Table 2 Legal status of the U- compounds and MT-45

Analgesic potencies of the U-compounds are generally not high (0.9–7.5) [11,12,13, 15, 16]. The characteristics of these compounds are that some of them are acting to different type(s) of opioid receptor(s). The analgesic receptors are mu (μ), kappa (κ), and delta (δ) opioids receptors [17]. The receptors do not exist as a complex, but are located separately in the brain, spinal cord, and peripheral sensory neurons; for μ opioid receptor, it is located even in the intestinal tract. The most typical opioid receptor is the μ type one. The μ type receptor functions to provoke analgesia, physical dependence, respiratory depression, miosis, and euphoria; the κ type receptor functions to provoke analgesia, anticonvulsant effects, depression, dissociative/hallucinogenic effects, diuresis, miosis, and dysphoria; the δ type receptor functions to provoke analgesia, antidepressant effects, convulsant effects, physical dependence, and respiratory depression [18, 19]. The most typical U-compound U-47700 largely acts on the μ opioids’ receptor [20]; its euphoric action and psychological and physical dependence are the causes for its repeated abuse, which lead many of its users to respiratory depression and deaths. U-48800, U-50488, and U-51754 have similar 2-phenylacetamide structures (see supplementary material Fig. S1), and are active ligands of κ opioid receptor [11]; but the users of 2-phenylacetamides suffer from the symptoms such as dysphoria and auditory hallucination [16, 17, 20]. These three 2-phenylacetamides are uncontrolled at this time. U-49900 [9] is a structural benzamide analog of U-47700, and appeared online in 2016; thus, it may have an activity as a μ opioid receptor agonist, but no deaths have been reported being involved in the intake of U-49900.

There was a report [21] describing the in vitro-binding ability expressed as EC50 of target U-47700 and AH-7921 using human μ opioid receptor which was produced by recombinant techniques using morphine as the standard agonists. The U-47700 and AH-7921 gave EC50 values of 8.8 and 26.9 nM, respectively (Table 1).

The appearance of U- and AH- compounds in public started from 2012; therefore, these new compounds have been occasionally coexisting from 2012 up to the present time mainly in the North America, Europe, Australia, and other countries, although the amounts of FAs directly shipped from China have been decreased dramatically since 2019 [6].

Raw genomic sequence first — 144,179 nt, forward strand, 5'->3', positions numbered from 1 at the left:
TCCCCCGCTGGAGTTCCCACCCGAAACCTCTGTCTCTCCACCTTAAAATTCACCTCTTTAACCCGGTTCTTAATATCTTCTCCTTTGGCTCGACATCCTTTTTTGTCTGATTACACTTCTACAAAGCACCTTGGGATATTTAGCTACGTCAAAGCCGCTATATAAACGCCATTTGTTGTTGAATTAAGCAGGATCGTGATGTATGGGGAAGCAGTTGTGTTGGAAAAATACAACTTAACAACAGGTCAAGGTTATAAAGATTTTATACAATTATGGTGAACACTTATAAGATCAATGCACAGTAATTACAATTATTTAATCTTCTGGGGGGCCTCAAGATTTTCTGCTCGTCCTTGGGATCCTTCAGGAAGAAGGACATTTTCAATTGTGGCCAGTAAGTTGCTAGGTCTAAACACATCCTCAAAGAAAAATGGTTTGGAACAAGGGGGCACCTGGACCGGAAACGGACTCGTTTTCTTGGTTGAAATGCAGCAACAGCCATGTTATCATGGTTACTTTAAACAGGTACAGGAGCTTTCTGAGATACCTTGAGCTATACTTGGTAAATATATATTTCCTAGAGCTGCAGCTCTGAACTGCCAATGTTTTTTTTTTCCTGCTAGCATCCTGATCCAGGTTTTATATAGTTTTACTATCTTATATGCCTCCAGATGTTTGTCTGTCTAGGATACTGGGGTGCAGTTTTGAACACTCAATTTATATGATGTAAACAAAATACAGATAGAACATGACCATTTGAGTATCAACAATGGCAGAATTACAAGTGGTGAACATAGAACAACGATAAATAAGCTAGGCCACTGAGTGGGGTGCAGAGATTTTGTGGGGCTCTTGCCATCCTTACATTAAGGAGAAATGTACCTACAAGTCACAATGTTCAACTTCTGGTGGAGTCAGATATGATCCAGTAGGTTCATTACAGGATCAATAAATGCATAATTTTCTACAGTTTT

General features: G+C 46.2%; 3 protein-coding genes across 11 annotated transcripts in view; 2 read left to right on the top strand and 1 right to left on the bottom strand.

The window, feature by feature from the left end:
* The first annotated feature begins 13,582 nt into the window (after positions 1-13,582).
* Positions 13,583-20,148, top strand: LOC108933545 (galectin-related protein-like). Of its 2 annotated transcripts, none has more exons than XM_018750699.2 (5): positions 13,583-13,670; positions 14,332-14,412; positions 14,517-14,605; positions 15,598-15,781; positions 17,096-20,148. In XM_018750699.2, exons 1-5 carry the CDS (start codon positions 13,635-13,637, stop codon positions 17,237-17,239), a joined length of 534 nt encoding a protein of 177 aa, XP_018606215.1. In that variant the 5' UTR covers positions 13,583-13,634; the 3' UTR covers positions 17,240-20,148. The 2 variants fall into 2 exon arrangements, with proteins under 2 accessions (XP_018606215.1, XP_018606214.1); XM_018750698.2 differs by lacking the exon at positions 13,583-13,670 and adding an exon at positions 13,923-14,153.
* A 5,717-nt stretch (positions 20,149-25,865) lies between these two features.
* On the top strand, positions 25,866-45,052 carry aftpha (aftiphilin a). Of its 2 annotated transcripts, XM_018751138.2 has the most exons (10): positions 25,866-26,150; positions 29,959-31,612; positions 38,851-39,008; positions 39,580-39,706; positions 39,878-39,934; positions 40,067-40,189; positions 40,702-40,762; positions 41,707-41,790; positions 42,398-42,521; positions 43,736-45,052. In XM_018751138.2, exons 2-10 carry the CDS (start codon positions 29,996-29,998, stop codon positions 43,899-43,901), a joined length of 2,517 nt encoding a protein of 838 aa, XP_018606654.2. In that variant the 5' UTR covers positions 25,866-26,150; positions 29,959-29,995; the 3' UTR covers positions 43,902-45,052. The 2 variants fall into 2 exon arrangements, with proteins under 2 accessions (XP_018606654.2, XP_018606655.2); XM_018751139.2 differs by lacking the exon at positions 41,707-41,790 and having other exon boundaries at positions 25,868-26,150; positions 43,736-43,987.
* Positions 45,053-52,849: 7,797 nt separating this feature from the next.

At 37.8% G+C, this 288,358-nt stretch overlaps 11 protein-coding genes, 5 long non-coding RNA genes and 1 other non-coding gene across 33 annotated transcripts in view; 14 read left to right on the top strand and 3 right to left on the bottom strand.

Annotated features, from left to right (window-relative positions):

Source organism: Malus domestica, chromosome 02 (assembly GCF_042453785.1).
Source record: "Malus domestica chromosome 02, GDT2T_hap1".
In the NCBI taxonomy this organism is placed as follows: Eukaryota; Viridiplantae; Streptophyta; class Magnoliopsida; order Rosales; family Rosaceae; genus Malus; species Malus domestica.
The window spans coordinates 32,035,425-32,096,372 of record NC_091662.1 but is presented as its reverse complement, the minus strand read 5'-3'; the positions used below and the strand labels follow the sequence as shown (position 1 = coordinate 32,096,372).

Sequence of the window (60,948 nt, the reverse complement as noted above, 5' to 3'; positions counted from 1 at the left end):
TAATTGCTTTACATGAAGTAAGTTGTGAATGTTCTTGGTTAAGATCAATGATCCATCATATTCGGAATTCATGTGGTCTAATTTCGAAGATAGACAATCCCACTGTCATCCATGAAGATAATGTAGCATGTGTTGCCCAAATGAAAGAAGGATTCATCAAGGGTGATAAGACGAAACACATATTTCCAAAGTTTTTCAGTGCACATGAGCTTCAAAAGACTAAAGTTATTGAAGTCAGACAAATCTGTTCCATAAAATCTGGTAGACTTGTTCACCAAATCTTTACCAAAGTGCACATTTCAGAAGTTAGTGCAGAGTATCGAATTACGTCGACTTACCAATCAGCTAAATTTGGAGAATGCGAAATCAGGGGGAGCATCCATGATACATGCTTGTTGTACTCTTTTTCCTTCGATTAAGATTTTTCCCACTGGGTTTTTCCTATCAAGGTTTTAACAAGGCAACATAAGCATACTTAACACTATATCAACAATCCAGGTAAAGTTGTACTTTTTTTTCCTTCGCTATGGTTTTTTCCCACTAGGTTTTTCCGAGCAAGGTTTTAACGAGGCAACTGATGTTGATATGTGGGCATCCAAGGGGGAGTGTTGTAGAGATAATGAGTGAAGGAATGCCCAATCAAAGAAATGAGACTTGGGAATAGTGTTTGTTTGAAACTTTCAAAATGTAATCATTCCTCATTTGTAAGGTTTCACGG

Among U- and AH- compounds, only U-47700, U-48800, and AH-7921 were reported to cause human deaths (Table 1) [14, 20, 22].

As shown in Table 2, some U- and AH- compounds are controlled legally. U-47700 is being controlled in nine countries; AH-7921 in eight countries; U-47931E (bromadolin) in two countries; U-51754 in one country.

Analytical methods for the U-compounds have been well studied [22,23,24,25,26,27,28,29] including pretreatments and instrumental analyses by liquid chromatography (LC)–tandem mass spectrometry (MS/MS), ultra-high-performance liquid chromatography (UHPLC)−MS/MS, UHPLC−high-resolution mass spectrometry (MS), LC−quadrupole time-of-flight-MS, and gas chromatography−MS. The pretreatments are mainly conventional liquid-liquid (L-L) extraction and solid-phase extraction (SPE). For details for the pretreatment procedures for seized materials and biological samples, please refer to each reference of the “analysis” column shown in Table 1.

AH-7921, U-47700, U-49900, U-50488, and MT-45 were generally stable over a 36-week period when blood samples were stored in the refrigerator or freezer. Most analytes were stable for at least 2 weeks at room temperature [30].

Except for U- and AH- compounds listed in Table 1, there were some additional U-compounds and the related compounds identified in seized materials and a biological fluid, which were not circulated widely [31,32,33,34,35,36] (Table 3). Since all of them are not controlled, some of them will be detected in place of the controlled U-compound opioids.

Table 3 List of novel U-compounds found in seized drug materials or biological fluid reported recently (modified from Ref. [20])

MT-45 and its related compounds